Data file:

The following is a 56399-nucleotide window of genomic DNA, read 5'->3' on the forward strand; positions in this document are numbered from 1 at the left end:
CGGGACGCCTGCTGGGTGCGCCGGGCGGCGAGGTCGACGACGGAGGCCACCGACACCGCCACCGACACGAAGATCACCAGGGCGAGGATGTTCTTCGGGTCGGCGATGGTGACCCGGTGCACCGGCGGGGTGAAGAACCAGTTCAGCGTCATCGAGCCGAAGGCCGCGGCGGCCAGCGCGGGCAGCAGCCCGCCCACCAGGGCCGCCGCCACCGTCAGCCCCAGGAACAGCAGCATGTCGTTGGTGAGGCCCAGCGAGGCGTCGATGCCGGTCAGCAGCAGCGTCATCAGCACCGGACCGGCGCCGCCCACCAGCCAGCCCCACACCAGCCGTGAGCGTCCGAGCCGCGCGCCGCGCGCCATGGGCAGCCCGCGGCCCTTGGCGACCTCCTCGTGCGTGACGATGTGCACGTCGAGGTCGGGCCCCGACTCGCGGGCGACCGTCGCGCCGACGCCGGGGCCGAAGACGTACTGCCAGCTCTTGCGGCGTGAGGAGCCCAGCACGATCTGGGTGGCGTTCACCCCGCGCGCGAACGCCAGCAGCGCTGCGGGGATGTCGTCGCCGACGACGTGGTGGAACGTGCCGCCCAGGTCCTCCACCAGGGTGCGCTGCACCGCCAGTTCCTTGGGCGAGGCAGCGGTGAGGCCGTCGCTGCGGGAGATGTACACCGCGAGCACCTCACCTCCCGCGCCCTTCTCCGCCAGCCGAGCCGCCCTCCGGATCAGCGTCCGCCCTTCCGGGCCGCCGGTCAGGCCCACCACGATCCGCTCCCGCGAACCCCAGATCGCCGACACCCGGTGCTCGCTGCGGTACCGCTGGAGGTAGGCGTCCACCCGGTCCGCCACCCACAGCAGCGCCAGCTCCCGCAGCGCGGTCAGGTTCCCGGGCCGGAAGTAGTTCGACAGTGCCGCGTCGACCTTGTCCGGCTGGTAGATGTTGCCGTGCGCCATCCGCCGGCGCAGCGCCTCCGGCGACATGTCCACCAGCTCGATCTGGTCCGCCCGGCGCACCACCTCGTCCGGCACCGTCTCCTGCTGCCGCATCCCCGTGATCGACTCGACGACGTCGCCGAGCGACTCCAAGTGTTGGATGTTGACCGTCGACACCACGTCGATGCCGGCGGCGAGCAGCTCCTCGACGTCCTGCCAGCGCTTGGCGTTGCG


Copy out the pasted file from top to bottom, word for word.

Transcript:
The following is a 56399-nucleotide window of genomic DNA, read 5'->3' on the forward strand; positions in this document are numbered from 1 at the left end:
CGGGACGCCTGCTGGGTGCGCCGGGCGGCGAGGTCGACGACGGAGGCCACCGACACCGCCACCGACACGAAGATCACCAGGGCGAGGATGTTCTTCGGGTCGGCGATGGTGACCCGGTGCACCGGCGGGGTGAAGAACCAGTTCAGCGTCATCGAGCCGAAGGCCGCGGCGGCCAGCGCGGGCAGCAGCCCGCCCACCAGGGCCGCCGCCACCGTCAGCCCCAGGAACAGCAGCATGTCGTTGGTGAGGCCCAGCGAGGCGTCGATGCCGGTCAGCAGCAGCGTCATCAGCACCGGACCGGCGCCGCCCACCAGCCAGCCCCACACCAGCCGTGAGCGTCCGAGCCGCGCGCCGCGCGCCATGGGCAGCCCGCGGCCCTTGGCGACCTCCTCGTGCGTGACGATGTGCACGTCGAGGTCGGGCCCCGACTCGCGGGCGACCGTCGCGCCGACGCCGGGGCCGAAGACGTACTGCCAGCTCTTGCGGCGTGAGGAGCCCAGCACGATCTGGGTGGCGTTCACCCCGCGCGCGAACGCCAGCAGCGCTGCGGGGATGTCGTCGCCGACGACGTGGTGGAACGTGCCGCCCAGGTCCTCCACCAGGGTGCGCTGCACCGCCAGTTCCTTGGGCGAGGCAGCGGTGAGGCCGTCGCTGCGGGAGATGTACACCGCGAGCACCTCACCTCCCGCGCCCTTCTCCGCCAGCCGAGCCGCCCTCCGGATCAGCGTCCGCCCTTCCGGGCCGCCGGTCAGGCCCACCACGATCCGCTCCCGCGAACCCCAGATCGCCGACACCCGGTGCTCGCTGCGGTACCGCTGGAGGTAGGCGTCCACCCGGTCCGCCACCCACAGCAGCGCCAGCTCCCGCAGCGCGGTCAGGTTCCCGGGCCGGAAGTAGTTCGACAGTGCCGCGTCGACCTTGTCCGGCTGGTAGATGTTGCCGTGCGCCATCCGCCGGCGCAGCGCCTCCGGCGACATGTCCACCAGCTCGATCTGGTCCGCCCGGCGCACCACCTCGTCCGGCACCGTCTCCTGCTGCCGCATCCCCGTGATCGACTCGACGACGTCGCCGAGCGACTCCAAGTGTTGGATGTTGACCGTCGACACCACGTCGATGCCGGCGGCGAGCAGCTCCTCGACGTCCTGCCAGCGCTTGGCGTTGCG